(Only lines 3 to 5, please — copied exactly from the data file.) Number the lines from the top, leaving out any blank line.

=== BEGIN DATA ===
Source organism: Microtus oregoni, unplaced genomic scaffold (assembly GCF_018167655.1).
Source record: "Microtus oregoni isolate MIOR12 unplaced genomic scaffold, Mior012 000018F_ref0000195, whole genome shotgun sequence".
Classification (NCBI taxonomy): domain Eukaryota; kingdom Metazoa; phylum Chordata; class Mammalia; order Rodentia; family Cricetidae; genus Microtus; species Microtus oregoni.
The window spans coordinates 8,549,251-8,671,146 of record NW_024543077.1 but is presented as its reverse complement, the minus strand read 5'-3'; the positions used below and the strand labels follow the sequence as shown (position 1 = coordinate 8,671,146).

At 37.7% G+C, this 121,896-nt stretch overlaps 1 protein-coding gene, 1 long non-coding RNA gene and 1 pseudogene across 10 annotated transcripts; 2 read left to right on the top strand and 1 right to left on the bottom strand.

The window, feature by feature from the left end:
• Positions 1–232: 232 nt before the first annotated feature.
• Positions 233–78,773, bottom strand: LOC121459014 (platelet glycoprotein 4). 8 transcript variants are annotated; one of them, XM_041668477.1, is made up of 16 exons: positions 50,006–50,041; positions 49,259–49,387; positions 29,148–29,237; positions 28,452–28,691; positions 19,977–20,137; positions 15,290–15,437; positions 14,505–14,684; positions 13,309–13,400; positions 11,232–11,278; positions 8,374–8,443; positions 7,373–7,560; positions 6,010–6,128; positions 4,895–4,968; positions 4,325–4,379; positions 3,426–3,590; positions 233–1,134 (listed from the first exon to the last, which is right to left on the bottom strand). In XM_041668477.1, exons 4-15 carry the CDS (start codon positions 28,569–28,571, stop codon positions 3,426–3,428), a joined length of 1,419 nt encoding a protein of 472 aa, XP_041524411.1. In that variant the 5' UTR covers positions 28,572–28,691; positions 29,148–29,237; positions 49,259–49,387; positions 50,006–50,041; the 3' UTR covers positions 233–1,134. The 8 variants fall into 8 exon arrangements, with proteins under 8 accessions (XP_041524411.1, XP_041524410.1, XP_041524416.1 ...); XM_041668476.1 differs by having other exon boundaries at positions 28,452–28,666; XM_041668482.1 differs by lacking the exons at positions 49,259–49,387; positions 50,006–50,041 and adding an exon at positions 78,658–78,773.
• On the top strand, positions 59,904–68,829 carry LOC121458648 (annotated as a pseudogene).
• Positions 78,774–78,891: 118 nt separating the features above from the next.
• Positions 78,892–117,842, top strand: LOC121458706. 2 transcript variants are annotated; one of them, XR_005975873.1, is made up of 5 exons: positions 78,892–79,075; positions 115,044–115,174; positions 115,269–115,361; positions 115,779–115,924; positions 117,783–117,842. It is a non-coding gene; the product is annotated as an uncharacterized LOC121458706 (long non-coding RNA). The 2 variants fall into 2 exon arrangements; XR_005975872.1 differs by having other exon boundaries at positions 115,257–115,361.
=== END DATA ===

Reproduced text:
Classification (NCBI taxonomy): domain Eukaryota; kingdom Metazoa; phylum Chordata; class Mammalia; order Rodentia; family Cricetidae; genus Microtus; species Microtus oregoni.
The window spans coordinates 8,549,251-8,671,146 of record NW_024543077.1 but is presented as its reverse complement, the minus strand read 5'-3'; the positions used below and the strand labels follow the sequence as shown (position 1 = coordinate 8,671,146).

At 37.7% G+C, this 121,896-nt stretch overlaps 1 protein-coding gene, 1 long non-coding RNA gene and 1 pseudogene across 10 annotated transcripts; 2 read left to right on the top strand and 1 right to left on the bottom strand.